The change made it "that much harder for women" who had suffered abuse, says Natalia Pankova, the director of a state-run domestic violence organization called Sail of Hope. Pankova, based in the city of Vladivostok, oversees 10 crisis centers for women and children across the surrounding region, Primorye, a heavily forested area hugging the Sea of Japan.

Read more here.

April 20, 2018 in Current Affairs, International | Permalink | Comments (0)

Thursday, April 19, 2018

Making Attorney Cell Phone Numbers Public

From the Indiana Lawyer:

The practice of law can be dangerous, especially when attorneys represent parties in emotionally charged cases. But lawyers have long found solace in their homes — havens they say could be violated by a proposed amendment to Indiana criminal and trial rules.

The amendments in question — which would apply to Indiana Criminal Rule 2.1 and Trial Rule 3.1 —would require attorneys to include their cellphone numbers on appearance filings, making their personal contact information publicly available. Lawyers say providing that information could expose them to a deluge of client text messages and phone calls at all hours of the day and night, but Indiana Supreme Court officials say the idea is to improve communication between courts and attorneys.


While attorneys from all practice areas have expressed concerns about making their cell numbers public, members of the family law bar have been particularly vocal about their opposition. That’s because the nature of their practices requires practitioners to walk with clients through divorces, custody disputes and parental rights fights — each of which can involve heightened emotions and bitter battles.

“We work in very hostile cases,” said Vanessa Lopez Aguilera of the Lopez Law Office. “Many people are very angry, and they hold you responsible for whatever’s going on in their life. And if you’re successful for your client, the other side is mad at you.”

The hostility directed toward Lopez’s family law practice once forced her to seek police protection just to come into the office. She’s also been the recipient of a work-induced protective order, while her paralegal learned to shoot a gun just in case the office received an ill-intended visitor.

In addition to physical threats like those Lopez Aguilera has received, the fast-paced nature of family law has many in the practice area questioning the wisdom of public cellphone numbers. As it is now, Christine Douglas of Harden Jackson Law already gets bombarded with work-related communication via her work phone, email, fax and even social media. And in the moments just before she was set to deliver her first child, Douglas got a call from an opposing party wanting to discuss their case.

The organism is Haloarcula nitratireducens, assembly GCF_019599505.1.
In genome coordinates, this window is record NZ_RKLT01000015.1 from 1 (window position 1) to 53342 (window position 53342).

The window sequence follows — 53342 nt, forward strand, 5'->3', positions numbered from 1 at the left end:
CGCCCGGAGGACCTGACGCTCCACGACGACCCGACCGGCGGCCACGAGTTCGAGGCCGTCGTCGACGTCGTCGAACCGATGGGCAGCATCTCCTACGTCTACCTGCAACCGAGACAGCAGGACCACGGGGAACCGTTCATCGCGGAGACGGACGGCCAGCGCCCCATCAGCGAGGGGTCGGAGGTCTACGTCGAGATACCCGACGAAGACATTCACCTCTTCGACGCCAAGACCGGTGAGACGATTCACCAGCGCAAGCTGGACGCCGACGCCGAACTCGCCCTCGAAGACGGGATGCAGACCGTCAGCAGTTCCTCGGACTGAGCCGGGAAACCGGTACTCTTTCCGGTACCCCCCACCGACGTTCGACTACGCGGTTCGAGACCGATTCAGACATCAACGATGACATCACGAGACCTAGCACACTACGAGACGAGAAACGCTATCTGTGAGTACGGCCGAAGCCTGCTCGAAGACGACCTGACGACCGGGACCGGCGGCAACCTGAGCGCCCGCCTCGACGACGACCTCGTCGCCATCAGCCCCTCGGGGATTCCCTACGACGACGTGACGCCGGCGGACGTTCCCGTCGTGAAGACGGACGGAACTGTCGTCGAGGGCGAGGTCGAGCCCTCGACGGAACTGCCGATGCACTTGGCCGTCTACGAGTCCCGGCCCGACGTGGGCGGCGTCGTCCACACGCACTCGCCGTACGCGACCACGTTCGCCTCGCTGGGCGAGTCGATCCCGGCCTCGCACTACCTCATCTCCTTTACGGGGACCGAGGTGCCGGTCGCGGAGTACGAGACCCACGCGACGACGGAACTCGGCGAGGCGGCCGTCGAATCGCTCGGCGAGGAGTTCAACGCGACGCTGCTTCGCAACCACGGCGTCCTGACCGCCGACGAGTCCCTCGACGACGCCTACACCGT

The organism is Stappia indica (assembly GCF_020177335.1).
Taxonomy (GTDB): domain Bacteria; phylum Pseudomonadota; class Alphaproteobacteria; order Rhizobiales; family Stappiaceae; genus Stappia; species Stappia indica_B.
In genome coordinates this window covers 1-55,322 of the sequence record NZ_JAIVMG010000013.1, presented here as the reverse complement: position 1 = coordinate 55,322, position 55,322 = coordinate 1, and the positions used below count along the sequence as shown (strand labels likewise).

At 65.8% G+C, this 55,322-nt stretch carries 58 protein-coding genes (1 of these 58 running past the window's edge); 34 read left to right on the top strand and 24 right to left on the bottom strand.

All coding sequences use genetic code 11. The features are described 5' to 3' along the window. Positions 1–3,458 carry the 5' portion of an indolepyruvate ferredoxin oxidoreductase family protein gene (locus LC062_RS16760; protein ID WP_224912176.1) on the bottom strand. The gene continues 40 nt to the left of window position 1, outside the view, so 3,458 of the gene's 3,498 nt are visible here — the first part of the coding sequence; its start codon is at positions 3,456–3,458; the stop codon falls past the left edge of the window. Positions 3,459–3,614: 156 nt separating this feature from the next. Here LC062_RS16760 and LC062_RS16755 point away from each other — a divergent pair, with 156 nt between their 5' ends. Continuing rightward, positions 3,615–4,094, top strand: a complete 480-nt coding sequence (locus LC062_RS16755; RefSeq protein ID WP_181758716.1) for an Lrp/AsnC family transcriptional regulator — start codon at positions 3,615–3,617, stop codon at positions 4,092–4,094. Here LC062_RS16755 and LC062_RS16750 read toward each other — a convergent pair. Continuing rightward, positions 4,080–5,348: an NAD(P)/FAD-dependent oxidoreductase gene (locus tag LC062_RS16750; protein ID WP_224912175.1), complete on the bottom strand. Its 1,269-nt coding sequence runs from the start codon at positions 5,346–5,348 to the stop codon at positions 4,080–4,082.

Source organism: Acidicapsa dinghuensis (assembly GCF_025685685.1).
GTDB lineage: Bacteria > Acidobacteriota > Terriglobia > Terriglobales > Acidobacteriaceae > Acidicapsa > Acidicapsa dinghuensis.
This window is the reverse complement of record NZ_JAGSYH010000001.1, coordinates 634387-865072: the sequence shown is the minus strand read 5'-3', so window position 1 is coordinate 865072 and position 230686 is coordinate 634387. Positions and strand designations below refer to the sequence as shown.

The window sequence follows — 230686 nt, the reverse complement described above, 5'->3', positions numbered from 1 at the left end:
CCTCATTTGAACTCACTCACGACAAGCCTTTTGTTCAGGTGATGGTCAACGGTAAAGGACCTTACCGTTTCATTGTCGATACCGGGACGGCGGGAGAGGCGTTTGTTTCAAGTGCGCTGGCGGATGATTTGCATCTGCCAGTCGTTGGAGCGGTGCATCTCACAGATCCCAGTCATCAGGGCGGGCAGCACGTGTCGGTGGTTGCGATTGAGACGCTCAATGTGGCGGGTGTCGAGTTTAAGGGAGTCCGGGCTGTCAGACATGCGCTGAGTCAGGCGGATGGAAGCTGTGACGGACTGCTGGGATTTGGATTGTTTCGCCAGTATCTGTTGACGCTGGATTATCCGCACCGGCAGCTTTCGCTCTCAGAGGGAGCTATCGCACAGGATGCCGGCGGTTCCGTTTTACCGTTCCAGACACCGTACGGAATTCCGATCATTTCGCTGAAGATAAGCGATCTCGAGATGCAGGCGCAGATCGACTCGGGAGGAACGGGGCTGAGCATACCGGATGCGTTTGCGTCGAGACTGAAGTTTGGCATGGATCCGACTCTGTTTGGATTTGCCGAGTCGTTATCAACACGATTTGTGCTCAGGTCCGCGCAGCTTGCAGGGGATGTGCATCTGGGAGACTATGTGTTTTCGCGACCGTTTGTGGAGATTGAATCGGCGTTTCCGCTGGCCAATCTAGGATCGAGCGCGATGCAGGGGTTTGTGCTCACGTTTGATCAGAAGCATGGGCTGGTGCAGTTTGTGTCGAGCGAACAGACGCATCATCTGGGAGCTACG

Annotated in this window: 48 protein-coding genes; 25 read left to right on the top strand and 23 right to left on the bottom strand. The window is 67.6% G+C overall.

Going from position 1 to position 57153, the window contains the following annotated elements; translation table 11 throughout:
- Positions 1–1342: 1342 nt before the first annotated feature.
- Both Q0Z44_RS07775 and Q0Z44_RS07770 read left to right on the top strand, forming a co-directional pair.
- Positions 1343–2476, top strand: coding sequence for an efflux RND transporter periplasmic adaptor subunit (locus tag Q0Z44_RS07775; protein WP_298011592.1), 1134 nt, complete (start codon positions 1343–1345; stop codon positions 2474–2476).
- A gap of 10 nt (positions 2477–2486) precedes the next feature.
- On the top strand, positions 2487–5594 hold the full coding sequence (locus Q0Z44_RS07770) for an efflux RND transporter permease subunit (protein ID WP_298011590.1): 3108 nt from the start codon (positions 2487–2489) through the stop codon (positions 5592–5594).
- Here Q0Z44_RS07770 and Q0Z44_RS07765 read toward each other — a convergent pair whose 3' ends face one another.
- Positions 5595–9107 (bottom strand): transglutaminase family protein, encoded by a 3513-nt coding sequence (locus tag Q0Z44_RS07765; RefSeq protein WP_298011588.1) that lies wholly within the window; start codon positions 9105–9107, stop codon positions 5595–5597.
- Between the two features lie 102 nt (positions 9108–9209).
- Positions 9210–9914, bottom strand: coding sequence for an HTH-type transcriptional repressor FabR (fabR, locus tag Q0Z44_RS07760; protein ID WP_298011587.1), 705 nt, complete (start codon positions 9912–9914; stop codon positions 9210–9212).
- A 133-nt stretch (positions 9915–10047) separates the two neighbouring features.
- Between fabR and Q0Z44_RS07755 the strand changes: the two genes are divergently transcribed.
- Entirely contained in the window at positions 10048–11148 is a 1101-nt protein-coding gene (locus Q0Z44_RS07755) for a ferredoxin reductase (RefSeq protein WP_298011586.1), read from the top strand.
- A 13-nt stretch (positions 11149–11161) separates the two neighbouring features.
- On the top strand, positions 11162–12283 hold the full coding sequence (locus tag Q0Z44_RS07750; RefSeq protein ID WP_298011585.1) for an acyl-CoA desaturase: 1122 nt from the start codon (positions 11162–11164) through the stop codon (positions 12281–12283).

The family law attorneys acknowledge that all practice areas are demanding but say the very personal nature of their work makes clients feel as though their attorneys should be available to consult on their family issues at the drop of a hat. With email, family law practitioners can choose to ignore client messages when they’re off the clock but adding cellphones into the mix would greatly reduce that discretion, they said.

“I just know people would take advantage of that,” Douglas said.

Read more here.


April 19, 2018 | Permalink | Comments (0)

Wednesday, April 18, 2018

Syrian Refugees Leaving Germany Over Family Reunification Policy

From Deutsche Welle:

Syrians granted limited asylum but denied the right to fetch relatives are departing Germany for Turkey by using smugglers, say German media. The cases, if confirmed, bizarrely reverse the "Balkan route" drama of 2015.

Thousands of Syrian refugees are attempting to leave Germany despite being legally entitled to stay, according to a report to be aired Thursday on German public broadcaster ARD. 

Stuck in Germany without close relatives because of Berlin's all but refusal to allow family reunions, the refugees were said to be using traffickers to reach their families in Turkey, saying "we'd rather die together than live apart."